Moscow says Japan must recognise all Kurils as Russian
Russian Foreign Minister Sergei Lavrov said Monday after meeting his Japanese counterpart that Tokyo must recognise Moscow's sovereignty over all of the disputed south Kuril islands in order for peace talks to continue.
The two diplomats met for the first time since leaders of Japan and Russia agreed last year to increase efforts to sign a treaty ending World War II. Talks stalled for decades due to Japan's claim to strategic islands seized by the Soviet army in the final days of the war.
"Sovereignty over the islands is not up for discussion, this is Russian territory," Lavrov said in a briefing following talks with Japanese Foreign Minister Taro Kono.
Moscow is willing to work toward a peace resolution provided "Japan's indisputable recognition of the entirety of results of World War II, including Russia's sovereignty over all of the islands of the southern Kuril chain," he said.
Lavrov said this basic premise is reflected in the 1956 joint declaration of the Soviet Union and Japan, which Moscow is willing to use as a starting point.
"This is our base position and without steps in this direction it is very difficult to expect movement forward on other issues," he added.
Lavrov said that for the time being, efforts to jointly develop the islands per recent bilateral agreements have not been particularly successful.
He said one of Moscow's goals in bilateral cooperation was visa-free travel between the two countries, which could start with Tokyo dropping the visa requirement for Russian citizens residing on the Kurils.
- Decades-long dispute -
A spokesman for the Japanese foreign ministry in Moscow said the two ministers had a "serious and frank exchange" but did not comment on the details of the negotiations.
"There are differences of positions... we will work to get the positions closer," Takeshi Osuga told journalists.
He confirmed Russian President Vladimir Putin and his Japanese counterpart Shinzo Abe would meet in Moscow next week.
The disputed Kuril islands, one of which lies less than 10 kilometres from Japan's Hokkaido, consist of Kunashir, Iturup, Shikotan and Habomai. Three are inhabited while Habomai is a group of islets with only the presence of a border patrol.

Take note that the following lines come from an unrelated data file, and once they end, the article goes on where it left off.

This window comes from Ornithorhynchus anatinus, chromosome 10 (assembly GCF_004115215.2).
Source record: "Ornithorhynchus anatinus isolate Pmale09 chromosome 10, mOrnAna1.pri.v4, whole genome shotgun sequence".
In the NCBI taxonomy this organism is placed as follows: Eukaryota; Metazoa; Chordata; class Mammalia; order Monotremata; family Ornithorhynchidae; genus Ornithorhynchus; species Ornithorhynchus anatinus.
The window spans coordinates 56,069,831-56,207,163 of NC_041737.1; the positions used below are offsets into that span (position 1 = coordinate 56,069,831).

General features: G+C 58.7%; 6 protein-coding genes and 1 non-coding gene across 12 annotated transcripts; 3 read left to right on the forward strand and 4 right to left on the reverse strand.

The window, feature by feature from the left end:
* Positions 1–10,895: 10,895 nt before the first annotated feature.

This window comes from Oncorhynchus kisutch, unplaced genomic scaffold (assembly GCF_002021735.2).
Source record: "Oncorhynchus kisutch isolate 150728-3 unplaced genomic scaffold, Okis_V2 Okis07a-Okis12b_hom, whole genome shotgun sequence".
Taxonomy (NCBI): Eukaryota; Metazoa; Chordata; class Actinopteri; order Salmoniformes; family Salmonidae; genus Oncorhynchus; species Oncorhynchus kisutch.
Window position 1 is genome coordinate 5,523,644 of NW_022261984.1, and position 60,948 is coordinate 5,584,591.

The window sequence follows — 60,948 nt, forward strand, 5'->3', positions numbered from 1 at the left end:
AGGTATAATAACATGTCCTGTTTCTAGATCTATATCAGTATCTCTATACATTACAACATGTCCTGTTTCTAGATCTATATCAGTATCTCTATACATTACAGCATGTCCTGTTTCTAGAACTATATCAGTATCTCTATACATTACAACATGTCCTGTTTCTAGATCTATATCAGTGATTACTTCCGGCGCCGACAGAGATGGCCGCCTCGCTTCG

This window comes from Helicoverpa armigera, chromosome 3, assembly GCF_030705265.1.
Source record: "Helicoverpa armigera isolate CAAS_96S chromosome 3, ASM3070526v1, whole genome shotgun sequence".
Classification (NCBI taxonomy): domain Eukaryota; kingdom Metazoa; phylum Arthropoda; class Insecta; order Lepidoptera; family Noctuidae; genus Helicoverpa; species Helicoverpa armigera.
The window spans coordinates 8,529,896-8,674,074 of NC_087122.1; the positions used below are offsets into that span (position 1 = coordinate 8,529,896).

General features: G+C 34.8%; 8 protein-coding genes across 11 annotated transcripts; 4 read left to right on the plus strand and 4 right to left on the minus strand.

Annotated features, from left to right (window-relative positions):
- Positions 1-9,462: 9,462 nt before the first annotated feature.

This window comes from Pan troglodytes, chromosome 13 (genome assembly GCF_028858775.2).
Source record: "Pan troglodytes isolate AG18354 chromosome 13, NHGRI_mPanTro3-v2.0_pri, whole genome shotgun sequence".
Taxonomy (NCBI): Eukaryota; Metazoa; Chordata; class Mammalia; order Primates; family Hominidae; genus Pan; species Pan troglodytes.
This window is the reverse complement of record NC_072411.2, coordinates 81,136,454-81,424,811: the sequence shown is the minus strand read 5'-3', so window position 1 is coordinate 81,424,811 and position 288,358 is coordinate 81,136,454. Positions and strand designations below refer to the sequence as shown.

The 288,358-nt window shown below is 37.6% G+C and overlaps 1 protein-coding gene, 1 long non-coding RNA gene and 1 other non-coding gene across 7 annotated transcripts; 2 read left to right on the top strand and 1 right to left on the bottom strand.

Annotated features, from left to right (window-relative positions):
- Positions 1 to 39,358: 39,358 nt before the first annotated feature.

Japan and the Soviet Union signed the 1956 document, which stipulated that the USSR was willing to cede Shikotan and Habomai following a signed peace agreement, but Japan demanded all four islands.
Lavrov said Monday that it was "unacceptable" that Japan still called the islands Northern Territories in its national law.
Working with the 1956 declaration would also need to reconcile the fact that Japan has since entered a military alliance with the United States.
"Now of course we have to take into account that the situation with regards to Japan's military alliances has drastically changed," Lavrov said. US efforts to "militarise" the Asia Pacific region created additional risks for Russia, he added.
Unusually, the two foreign ministers did not appear in a joint press conference but scheduled two separate briefings for the media. Lavrov said this was done at the request of Tokyo.
He said any peace settlement would have to be "supported and accepted by the people in our countries".
Ceding any islands to Japan is unlikely to go down well in Russia, where the Kremlin has whipped up a wave of patriotic sentiment since 2014, when Moscow annexed the Crimea peninsula from Ukraine.
The governor of the Russian island of Sakhalin, who also administers the Kurils, last week said locals opposed territorial changes. Hundreds protested recently against any handover.
"The Kuril islands are Russian soil, that is clear. The issue of handing over the Kuril islands is not on the agenda," governor Valery Limarenko told the Gazeta.Ru news website.
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